So, can I, the observer, the investigator, look at the total process, and not at the part? Please follow this carefully, and you will see. Is not the investigator always the part and not the whole? When you analyse, when you look, when you say "How am I to expose all the layers, intimations. accumulations of the unconscious, the residue of the past?", are you not looking at it, investigating it, as an entity apart from the whole total process? Obviously you are. The analyser is something apart, looking, investigating, trying to understand, trying to interpret, translate. So the analyser is always a separate entity, looking into the unconscious, trying to fathom it, trying to expose it, trying to do something about it. Therefore the entity who keeps himself apart cannot understand the whole total process. Please follow this.
So, as long as there is the interpreter, the analyser, the total process cannot be understood. And to eliminate the analyser is to eliminate the unconscious, - that is, to bring the whole thing out and understand the total process. Because it is the separate entity, the analyser, that is looking. And the analyser, the separate being, is itself the result of the past, of the total accumulation, of the race, of the individual, of the group. Surely the me, the investigator, is the result of tradition, of memory. And when the investigator, who is the result of memory, tries to understand part of himself, he is incapable of understanding it. You can only understand it when there is complete identity, the cessation of the analyser. It is only then, when the mind is really quiet, that the intimation of the totality is projected, is seen. But as long as the superficial mind, through partial awareness, separates itself and analyses, it cannot understand the totality.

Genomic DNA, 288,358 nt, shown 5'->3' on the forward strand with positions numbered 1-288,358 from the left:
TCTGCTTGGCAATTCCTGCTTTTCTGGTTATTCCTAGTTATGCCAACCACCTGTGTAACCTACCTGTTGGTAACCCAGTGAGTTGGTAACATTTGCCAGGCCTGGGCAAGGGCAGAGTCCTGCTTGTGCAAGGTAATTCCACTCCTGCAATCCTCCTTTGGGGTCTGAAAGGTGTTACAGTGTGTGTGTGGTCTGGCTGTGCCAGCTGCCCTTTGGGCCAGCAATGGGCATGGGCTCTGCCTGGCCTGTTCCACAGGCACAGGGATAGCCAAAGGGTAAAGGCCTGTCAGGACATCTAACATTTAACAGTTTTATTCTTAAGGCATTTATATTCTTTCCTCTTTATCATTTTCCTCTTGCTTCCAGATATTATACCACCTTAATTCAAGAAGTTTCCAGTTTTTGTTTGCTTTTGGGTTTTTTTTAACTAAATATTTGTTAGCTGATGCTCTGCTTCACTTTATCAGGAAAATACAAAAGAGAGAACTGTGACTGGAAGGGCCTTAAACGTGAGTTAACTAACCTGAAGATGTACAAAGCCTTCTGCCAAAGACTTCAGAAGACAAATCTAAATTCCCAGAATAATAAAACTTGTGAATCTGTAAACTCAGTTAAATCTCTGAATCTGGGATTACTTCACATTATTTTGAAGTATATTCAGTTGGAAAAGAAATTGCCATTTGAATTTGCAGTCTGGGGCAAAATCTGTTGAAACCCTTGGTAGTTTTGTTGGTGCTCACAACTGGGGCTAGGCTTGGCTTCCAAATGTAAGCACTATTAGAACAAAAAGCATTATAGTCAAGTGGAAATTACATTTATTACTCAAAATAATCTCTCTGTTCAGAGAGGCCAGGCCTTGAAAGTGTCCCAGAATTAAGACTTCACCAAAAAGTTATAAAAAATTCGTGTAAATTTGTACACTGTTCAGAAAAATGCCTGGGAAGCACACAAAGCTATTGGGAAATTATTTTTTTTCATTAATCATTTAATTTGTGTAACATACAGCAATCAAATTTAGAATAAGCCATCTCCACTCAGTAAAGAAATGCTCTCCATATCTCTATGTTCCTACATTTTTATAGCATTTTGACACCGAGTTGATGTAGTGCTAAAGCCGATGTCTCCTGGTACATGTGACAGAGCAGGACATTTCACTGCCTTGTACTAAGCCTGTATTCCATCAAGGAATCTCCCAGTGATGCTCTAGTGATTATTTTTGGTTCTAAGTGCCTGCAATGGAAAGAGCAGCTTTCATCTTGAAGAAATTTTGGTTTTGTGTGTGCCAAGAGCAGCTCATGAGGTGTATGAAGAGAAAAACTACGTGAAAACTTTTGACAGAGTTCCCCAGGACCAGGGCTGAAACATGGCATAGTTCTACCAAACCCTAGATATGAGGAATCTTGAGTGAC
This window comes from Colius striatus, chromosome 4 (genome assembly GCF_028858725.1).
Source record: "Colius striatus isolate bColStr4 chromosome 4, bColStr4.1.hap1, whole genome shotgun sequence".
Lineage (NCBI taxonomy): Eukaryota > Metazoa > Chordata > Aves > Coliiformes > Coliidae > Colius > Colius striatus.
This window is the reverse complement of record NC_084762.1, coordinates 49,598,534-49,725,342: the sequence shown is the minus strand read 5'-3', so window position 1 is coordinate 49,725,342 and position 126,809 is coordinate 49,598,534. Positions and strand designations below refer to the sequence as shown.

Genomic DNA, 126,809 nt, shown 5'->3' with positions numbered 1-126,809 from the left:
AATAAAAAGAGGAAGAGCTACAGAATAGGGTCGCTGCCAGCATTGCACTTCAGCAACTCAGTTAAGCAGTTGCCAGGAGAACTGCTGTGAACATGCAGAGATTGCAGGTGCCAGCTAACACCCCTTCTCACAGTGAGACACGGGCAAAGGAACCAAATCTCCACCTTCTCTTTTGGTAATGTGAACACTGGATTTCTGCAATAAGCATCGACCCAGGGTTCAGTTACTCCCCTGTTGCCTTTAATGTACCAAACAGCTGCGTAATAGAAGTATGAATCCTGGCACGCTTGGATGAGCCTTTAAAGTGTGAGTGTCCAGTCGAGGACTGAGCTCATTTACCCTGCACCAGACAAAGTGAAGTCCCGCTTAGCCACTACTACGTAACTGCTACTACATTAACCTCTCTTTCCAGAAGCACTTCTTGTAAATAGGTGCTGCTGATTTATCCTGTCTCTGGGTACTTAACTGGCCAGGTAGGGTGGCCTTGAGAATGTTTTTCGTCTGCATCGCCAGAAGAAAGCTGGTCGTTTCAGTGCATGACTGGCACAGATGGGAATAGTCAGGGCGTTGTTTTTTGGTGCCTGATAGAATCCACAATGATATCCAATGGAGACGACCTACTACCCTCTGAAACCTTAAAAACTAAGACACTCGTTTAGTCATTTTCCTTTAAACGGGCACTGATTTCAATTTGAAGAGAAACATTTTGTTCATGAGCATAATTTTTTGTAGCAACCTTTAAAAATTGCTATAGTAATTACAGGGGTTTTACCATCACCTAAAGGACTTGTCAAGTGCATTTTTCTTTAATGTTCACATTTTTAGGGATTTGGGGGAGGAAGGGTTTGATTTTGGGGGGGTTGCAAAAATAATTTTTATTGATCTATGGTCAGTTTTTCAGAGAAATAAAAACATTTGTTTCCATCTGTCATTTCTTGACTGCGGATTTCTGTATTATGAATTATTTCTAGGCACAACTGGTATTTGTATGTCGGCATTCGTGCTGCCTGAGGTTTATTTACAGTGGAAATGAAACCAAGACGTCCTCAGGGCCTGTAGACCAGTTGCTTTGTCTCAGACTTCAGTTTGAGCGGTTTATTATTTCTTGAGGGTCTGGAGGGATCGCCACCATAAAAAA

You can experiment with this yourself, very simply. Occasionally, when you are not concerned about yourself and your activities, about what you think and do not think, when you are quietly walking in the country, you suddenly perceive some hidden motive, hidden totality. In that moment there is no conscious investigator; you see the whole thing completely. But then the conscious mind comes in, intervenes, wants to pursue the thing further, - because at that moment it was an extraordinary experience. And the moment the conscious mind intervenes, it becomes a memory, and you pursue that memory. Memory is of the part and not the whole.
So, if you can be in that state of unself-conscious perception, without pursuing the memory, then you will see from moment to moment how the unconscious totality comes up in different forms, different ways of expression. Then you will find that as the truth of each expression is seen, there is a freedom, - freedom from the accumulated prejudices, the racial antagonisms, the incessant desires which have been thwarted, the blind spots. These are all seen in moment; when the mind is quiet, when the mind is not a separate entity investigating, censoring, judging. Then only is it possible to find that which is indivisible.
Question: I have done a great many spiritual exercises to control the mind, and the image-creating process has become less powerful. But still I have not experienced the deeper implications of meditation. Would you please go into this.
Krishnamurti: Right meditation is important. But to discover what is the right kind of meditation is very difficult. Because we are so eager to still the mind, to find out something new, to experience something which the teachers, the books, the religious persons, have experienced. But perhaps this evening we can go into it and discover what is true meditation. And perhaps if we can experience it as we go along, step by step, we shall know how to meditate.